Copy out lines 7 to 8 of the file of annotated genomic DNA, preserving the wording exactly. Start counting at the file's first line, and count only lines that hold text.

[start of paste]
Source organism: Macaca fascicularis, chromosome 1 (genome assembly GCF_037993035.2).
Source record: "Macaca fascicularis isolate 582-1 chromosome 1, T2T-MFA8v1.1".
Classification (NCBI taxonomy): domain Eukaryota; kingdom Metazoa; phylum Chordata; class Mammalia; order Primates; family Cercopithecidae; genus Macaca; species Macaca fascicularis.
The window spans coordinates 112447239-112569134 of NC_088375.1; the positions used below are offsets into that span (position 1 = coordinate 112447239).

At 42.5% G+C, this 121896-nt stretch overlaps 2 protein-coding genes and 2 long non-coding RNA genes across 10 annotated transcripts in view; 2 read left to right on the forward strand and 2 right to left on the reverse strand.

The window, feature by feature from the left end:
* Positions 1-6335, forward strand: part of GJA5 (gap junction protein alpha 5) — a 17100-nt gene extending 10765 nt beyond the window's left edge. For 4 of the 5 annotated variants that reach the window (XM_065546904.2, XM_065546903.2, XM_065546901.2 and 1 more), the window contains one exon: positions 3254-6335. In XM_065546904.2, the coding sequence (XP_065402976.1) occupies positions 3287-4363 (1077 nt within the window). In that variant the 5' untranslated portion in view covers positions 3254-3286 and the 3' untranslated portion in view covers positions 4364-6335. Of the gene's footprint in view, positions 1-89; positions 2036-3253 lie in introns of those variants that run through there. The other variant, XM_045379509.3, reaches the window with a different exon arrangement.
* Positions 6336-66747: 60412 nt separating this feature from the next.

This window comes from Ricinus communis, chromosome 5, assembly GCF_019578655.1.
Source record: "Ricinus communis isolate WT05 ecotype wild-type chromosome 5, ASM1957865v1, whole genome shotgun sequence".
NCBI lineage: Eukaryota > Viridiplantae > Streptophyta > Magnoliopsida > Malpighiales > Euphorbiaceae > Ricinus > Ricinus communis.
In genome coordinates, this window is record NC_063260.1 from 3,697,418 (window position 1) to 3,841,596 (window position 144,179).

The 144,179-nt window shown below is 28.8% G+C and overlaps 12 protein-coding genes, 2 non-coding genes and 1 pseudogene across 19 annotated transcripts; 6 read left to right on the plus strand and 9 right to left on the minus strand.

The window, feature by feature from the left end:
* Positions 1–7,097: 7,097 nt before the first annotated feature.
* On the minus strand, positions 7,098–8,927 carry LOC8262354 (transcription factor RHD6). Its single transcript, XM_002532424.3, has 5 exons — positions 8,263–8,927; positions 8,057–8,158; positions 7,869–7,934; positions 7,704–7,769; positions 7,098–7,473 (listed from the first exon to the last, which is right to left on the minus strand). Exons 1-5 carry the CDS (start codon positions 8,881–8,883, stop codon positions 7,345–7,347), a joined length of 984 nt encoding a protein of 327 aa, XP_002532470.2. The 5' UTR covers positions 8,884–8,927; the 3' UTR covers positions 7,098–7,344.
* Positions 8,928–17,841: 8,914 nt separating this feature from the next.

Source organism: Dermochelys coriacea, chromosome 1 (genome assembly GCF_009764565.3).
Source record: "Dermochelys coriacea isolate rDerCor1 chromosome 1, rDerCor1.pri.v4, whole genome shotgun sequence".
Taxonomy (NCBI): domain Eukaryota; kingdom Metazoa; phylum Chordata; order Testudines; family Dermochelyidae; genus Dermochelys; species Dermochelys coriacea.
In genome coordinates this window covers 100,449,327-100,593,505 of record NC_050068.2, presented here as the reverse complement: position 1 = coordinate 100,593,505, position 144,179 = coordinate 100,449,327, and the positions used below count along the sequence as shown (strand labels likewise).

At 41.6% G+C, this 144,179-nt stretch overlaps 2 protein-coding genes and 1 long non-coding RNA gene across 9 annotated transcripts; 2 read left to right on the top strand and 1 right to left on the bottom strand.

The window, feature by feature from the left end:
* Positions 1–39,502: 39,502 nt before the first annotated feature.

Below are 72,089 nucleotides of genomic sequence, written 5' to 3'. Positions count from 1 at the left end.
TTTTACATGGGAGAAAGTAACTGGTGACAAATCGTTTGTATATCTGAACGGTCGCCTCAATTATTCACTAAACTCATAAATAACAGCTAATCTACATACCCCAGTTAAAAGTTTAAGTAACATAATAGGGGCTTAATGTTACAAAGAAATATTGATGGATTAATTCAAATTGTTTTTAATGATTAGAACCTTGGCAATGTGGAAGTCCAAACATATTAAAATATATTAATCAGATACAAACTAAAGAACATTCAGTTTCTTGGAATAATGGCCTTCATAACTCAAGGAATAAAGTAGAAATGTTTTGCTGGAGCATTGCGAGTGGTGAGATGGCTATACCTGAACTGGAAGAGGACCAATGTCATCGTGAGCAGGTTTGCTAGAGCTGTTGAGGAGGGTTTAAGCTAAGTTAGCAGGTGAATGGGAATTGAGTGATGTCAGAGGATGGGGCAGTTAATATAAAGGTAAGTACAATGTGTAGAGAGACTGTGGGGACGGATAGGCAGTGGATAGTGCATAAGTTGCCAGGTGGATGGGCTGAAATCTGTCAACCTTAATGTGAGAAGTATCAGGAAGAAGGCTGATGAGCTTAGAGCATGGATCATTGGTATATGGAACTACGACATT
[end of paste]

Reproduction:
* Positions 1-6335, forward strand: part of GJA5 (gap junction protein alpha 5) — a 17100-nt gene extending 10765 nt beyond the window's left edge. For 4 of the 5 annotated variants that reach the window (XM_065546904.2, XM_065546903.2, XM_065546901.2 and 1 more), the window contains one exon: positions 3254-6335. In XM_065546904.2, the coding sequence (XP_065402976.1) occupies positions 3287-4363 (1077 nt within the window). In that variant the 5' untranslated portion in view covers positions 3254-3286 and the 3' untranslated portion in view covers positions 4364-6335. Of the gene's footprint in view, positions 1-89; positions 2036-3253 lie in introns of those variants that run through there. The other variant, XM_045379509.3, reaches the window with a different exon arrangement.
* Positions 6336-66747: 60412 nt separating this feature from the next.